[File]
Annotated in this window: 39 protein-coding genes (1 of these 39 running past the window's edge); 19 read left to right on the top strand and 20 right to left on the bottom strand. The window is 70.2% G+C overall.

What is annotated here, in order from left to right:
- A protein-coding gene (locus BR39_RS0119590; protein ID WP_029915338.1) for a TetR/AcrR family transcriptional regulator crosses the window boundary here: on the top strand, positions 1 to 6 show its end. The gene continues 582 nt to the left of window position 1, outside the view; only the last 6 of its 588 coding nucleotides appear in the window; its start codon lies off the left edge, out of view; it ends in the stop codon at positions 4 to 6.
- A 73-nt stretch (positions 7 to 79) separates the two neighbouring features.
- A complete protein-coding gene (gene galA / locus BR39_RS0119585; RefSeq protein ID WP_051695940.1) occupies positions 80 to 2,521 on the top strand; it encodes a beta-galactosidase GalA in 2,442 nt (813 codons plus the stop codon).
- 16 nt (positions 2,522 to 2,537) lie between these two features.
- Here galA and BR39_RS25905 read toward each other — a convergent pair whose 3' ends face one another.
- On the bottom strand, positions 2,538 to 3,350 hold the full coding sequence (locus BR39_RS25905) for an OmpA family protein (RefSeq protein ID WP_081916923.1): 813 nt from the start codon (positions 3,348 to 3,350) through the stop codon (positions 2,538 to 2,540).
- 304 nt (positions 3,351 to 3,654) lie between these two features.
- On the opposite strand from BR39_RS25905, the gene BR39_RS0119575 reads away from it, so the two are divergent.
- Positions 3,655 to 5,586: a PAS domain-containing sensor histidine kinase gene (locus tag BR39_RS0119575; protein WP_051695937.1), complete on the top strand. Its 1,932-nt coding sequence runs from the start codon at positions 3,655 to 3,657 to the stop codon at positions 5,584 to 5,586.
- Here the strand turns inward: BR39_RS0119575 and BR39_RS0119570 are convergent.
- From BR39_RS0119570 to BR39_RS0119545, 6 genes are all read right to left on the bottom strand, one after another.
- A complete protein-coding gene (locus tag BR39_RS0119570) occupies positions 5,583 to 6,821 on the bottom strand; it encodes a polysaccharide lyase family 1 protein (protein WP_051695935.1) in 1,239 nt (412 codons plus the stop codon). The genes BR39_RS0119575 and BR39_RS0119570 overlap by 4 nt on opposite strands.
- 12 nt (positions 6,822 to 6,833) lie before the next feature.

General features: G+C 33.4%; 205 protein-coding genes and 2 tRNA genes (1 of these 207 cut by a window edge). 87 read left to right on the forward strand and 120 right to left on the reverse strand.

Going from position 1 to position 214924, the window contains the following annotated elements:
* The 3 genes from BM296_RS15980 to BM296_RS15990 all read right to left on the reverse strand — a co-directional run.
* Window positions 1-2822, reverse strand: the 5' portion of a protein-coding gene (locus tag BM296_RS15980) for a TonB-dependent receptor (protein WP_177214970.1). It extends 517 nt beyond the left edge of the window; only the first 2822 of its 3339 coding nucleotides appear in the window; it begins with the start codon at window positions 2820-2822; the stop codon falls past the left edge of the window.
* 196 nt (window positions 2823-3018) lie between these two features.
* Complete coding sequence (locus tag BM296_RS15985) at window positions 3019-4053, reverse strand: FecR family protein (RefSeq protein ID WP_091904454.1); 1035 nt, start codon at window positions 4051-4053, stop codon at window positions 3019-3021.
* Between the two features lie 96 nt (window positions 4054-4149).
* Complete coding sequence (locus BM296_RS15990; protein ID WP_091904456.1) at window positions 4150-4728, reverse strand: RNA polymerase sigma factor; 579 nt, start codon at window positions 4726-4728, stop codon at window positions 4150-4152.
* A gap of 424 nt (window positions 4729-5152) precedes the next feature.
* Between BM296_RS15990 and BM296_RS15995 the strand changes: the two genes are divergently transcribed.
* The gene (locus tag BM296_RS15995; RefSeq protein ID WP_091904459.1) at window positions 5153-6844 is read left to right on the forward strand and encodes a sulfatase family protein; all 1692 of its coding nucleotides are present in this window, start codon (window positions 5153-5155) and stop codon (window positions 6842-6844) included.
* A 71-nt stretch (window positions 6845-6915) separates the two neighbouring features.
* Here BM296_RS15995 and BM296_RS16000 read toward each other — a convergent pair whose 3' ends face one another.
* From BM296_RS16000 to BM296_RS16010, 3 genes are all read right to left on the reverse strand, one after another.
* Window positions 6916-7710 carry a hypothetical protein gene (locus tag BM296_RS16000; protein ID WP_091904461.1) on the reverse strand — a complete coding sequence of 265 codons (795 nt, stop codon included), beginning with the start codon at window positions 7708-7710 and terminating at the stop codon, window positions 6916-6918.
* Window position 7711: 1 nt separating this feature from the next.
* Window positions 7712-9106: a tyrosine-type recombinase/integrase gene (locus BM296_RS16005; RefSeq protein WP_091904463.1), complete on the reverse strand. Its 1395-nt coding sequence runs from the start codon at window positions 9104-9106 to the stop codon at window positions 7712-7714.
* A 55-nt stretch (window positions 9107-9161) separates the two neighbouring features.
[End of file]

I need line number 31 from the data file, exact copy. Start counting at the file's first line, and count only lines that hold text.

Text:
* Window position 7711: 1 nt separating this feature from the next.